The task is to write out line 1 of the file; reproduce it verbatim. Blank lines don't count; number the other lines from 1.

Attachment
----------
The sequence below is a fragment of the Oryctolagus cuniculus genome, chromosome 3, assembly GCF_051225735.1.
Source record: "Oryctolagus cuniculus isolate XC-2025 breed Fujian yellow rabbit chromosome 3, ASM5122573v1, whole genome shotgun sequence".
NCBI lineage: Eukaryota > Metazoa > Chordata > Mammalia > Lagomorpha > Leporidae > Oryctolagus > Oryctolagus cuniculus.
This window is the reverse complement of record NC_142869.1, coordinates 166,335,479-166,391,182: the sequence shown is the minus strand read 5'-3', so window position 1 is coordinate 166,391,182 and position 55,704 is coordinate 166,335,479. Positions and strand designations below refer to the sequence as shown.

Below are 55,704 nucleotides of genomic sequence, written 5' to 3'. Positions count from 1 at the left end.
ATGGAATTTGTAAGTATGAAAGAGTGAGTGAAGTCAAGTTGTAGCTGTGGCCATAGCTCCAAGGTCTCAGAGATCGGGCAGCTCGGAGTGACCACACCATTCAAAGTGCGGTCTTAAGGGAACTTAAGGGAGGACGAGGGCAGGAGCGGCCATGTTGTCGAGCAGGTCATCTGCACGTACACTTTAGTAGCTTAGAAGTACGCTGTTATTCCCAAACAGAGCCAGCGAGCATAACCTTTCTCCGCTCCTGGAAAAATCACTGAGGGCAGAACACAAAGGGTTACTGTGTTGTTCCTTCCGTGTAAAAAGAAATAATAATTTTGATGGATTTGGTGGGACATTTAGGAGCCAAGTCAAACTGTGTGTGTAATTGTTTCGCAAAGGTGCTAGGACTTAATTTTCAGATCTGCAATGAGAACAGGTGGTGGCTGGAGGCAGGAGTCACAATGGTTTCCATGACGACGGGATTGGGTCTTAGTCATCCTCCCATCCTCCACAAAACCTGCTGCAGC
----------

The sequence below is a fragment of the Oryctolagus cuniculus genome, chromosome 3, assembly GCF_051225735.1.